March 12, 1989, a British computer scientist named Tim Berners-Lee presented a document proposal on how to share information within his organization.
Berners-Lee was working in Geneva, Switzerland at the European Organization for Nuclear Research; better known as CERN.
He wanted to make it easier to exchange data within the CERN organization.
The name of Berners-Lee’s document was “Information Management: A Proposal.”
Berners-Lee wrote a software program for allowing information contained within different types of computers to be distributed over a shared network among thousands of scientists and researchers working for CERN.
His solution: a distributed hypertext system.
To be fair, Ted Nelson coined the word hypertext in the early 1960s.
While writing about a “simple user interface” for use over a computer network, Nelson used the word hypertext in describing his Project Xanadu, which never became a working reality for him until 2014, with the release of OpenXanadu.
In the 1989 proposal, Berners-Lee described his experience with hypertext, “In 1980, I wrote a program for keeping track of software with which I was involved in the PS [Proton Synchrotron] control system, called Enquire. It allowed one to store snippets of information, and to link related pieces together in any way. To find information, one progressed via the links from one sheet to another.”
Berners-Lee diagramed a flowchart showing how users of the CERN network could distribute, access, and collaborate on documents within electronic files located on various data servers.
Electronic documents could be viewed and modified by a user, no matter which type of computer or operating system they used.
Berners-Lee wrote about a generic client “browser” software program which would allow a user of the CERN computer network to interact with the hypertext data servers.
While reading through his proposal, I smiled upon seeing an analogy between “the telephone book” and hypertext. Berners-Lee said both contained “links between people and sections, sections and groups, and people and floors of a building.”
The “people and floors of a building” sounds like he was describing a telephone extension directory used in large organizations having their own internal telephone system; such as a PBX (private branch exchange).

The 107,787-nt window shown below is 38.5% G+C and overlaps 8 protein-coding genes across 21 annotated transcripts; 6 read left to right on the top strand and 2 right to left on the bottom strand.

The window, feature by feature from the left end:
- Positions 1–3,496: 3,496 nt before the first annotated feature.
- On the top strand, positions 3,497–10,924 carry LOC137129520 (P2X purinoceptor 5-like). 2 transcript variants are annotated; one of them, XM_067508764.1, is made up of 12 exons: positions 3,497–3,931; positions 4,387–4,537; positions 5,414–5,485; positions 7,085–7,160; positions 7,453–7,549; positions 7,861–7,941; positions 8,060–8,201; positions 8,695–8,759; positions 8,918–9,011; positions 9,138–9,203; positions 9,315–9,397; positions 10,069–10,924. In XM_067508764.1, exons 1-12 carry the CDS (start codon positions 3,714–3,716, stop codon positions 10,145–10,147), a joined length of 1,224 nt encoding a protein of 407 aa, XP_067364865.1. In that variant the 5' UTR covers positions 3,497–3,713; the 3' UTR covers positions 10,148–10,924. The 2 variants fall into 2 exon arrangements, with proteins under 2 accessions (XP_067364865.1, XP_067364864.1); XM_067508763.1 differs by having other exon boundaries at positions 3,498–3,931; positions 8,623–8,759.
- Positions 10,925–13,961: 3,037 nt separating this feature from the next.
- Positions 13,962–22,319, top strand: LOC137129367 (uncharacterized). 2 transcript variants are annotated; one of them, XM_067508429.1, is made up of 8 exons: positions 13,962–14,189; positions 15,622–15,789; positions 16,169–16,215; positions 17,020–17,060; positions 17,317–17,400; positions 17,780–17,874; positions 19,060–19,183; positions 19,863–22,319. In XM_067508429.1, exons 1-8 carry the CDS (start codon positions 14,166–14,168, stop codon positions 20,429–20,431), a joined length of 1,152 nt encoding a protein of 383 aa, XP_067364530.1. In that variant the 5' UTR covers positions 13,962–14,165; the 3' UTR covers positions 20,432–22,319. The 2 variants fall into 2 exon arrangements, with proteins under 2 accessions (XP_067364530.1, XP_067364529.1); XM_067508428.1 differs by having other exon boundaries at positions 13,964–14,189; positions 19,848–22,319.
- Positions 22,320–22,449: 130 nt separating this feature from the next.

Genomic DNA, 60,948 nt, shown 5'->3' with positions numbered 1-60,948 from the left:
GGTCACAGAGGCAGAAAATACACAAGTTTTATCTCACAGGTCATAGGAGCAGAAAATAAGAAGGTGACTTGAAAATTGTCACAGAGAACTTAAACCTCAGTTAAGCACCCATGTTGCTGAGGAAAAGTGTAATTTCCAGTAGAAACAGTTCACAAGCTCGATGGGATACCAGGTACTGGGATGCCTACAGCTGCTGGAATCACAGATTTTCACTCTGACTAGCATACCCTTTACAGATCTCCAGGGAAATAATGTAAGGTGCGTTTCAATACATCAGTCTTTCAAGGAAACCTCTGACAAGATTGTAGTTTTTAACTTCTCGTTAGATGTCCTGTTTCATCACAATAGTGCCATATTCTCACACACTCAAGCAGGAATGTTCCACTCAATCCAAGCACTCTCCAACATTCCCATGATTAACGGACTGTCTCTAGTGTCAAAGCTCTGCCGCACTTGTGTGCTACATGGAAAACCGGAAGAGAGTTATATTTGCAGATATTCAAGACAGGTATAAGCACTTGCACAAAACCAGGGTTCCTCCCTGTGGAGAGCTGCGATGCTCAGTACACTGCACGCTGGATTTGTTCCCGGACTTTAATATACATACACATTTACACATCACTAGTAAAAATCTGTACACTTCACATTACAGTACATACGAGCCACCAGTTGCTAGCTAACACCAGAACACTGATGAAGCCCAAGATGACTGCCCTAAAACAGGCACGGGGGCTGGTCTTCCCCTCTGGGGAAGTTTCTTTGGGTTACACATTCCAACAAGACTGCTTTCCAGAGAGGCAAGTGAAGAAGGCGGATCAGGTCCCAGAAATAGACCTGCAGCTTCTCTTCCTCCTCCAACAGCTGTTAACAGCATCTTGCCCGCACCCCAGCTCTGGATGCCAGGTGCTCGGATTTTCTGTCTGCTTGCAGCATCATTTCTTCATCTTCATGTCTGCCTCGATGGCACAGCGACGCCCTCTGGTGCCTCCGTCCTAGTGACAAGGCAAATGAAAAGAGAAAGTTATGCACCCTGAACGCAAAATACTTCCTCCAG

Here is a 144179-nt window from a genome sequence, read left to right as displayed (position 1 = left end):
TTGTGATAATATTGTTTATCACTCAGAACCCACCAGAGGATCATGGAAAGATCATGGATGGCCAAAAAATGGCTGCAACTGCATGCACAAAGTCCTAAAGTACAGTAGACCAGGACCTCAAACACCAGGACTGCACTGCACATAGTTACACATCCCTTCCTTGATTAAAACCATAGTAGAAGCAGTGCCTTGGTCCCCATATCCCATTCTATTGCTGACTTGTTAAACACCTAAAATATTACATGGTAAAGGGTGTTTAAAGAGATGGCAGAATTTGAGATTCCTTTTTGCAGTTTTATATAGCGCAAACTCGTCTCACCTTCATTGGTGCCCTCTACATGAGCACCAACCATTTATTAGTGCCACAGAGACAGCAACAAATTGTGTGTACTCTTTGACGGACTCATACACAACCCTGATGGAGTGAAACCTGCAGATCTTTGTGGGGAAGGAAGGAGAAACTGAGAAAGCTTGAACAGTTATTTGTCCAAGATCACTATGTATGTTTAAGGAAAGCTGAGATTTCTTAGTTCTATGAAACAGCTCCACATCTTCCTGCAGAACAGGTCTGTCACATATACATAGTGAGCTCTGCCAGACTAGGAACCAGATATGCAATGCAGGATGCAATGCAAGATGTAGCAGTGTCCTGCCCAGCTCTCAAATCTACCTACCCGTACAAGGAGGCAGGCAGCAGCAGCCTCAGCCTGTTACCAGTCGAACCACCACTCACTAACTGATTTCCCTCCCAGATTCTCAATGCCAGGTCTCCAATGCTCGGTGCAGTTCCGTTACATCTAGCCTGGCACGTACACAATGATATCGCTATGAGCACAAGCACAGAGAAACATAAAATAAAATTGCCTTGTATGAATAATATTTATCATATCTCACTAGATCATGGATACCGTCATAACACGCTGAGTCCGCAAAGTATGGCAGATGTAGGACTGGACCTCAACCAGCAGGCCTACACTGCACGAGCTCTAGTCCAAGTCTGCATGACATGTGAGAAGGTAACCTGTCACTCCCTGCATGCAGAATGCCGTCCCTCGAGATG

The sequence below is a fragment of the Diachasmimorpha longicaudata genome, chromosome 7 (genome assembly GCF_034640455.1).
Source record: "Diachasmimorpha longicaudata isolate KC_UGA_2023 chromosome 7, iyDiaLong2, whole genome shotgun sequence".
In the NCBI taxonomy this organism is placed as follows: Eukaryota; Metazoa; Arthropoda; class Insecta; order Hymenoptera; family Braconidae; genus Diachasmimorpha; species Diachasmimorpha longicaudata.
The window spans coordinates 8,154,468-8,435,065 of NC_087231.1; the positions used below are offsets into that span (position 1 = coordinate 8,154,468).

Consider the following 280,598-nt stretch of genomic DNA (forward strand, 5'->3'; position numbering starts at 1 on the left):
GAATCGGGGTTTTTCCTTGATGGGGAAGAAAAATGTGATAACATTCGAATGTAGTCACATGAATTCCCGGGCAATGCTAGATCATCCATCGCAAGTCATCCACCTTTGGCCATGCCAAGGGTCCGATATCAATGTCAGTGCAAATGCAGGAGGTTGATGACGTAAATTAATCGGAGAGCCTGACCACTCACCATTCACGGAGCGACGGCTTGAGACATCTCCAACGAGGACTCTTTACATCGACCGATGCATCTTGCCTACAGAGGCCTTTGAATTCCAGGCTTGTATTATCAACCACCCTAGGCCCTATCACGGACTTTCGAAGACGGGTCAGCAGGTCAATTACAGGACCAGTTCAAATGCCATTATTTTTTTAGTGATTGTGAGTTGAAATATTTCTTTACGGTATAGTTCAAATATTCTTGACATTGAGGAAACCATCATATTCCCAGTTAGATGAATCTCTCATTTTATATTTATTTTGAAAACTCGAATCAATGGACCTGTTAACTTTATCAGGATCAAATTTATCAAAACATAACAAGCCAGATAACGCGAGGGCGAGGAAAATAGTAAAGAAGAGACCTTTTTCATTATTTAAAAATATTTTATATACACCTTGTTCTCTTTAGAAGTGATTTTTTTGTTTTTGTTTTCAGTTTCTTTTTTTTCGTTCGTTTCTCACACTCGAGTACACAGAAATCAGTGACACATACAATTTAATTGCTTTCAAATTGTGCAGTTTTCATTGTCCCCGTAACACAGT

“Most systems available today use a single database. This is accessed by many users by using a distributed file system,” Berners-Lee wrote.
Granted, the database could store a lot of information; however, it was all in one place, he stated.
Berners-Lee would create protocols for a computer to link to and connect with different computer databases storing electronic documents on a shared network, no matter where they resided.
What Berners-Lee was proposing to his colleagues 30 years ago, was the foundation for today’s World Wide Web.
When you see “http” in your web browser, the “ht” stands for HyperText. The “tp” means Transport Protocol, thus the abbreviation: HTTP.
The “s” in https means it is a “secure” version of HTTP, and the communications between your web browser and website are encrypted for privacy.
Berners-Lee wrote the code used for the start of all web addresses; HyperText Transfer Protocol, the web’s programming language; HyperText Markup Language (HTML), and the first web browser; WorldWideWeb, on a NeXTcube workstation.
The NeXTcube was built by NeXT, Inc., which was owned by Apple Computer’s co-founder, Steve Jobs.
Nov. 12, 1990, he and colleague Robert Cailiau began work on making hypertext accessible via a gateway over the Internet. Their written proposal was called “WorldWideWeb: Proposal for a HyperText Project.”
Dec. 25, 1990, they finished the software called WorldWideWeb and had it up-and-running on a CERN computer server.
The next year, they introduced the WorldWideWeb to the internet.
Aug. 6, 1991, is the official date when public computer users outside of CERN were able to use this software over the internet.
Jan. 23, 1993, the web became seen in a whole new light with the release of the first fully-graphical web browser called NCSA Mosaic.
I recall first using the Mosaic version 1.0 client web browser on my HP Omnibook 300 laptop, realizing the internet would never be the same again.
Mosaic was free and could be downloaded from the NCSA website. It included icons, bookmarks, pictures, and an uncomplicated user interface, which made the software easy to use and appealing to the “non-geeks.”
The developers of Mosaic and AOL (America Online) launched the Netscape web browser, which AOL purchased in 1999, for $4.2 billion.
Today, parts of the Mosaic programming language are still used in the popular Mozilla Firefox web browser.
I think of the web as an application program. It contains an information system running as an overlay program on top of the internet; its web elements operating in harmony with today’s internet protocols, which, by the way, were created by Vint Cerf and Robert Kahn.
Today’s web is thriving, with links to millions of data servers providing not only information, but voice, video, social media networks, commerce, government resources, and more.
Tim Berners-Lee’s historic 1989 proposal can be seen on the World Wide Web Consortium’s (W3C) website: https://bit.ly/2eOwOYN.
The web’s beginning started out as a tool to help search for, create, and distribute information for the people working at CERN.
I wonder if Berners-Lee considered the impact on the world his creation would make when he proposed it to CERN 30 years ago?
What will the next 30 years bring?
Visit my weblog at https://bitscolumn.blogspot.com and see a photo of the NeXTcube computer Tim Berners-Lee used as the first web server on the World Wide Web.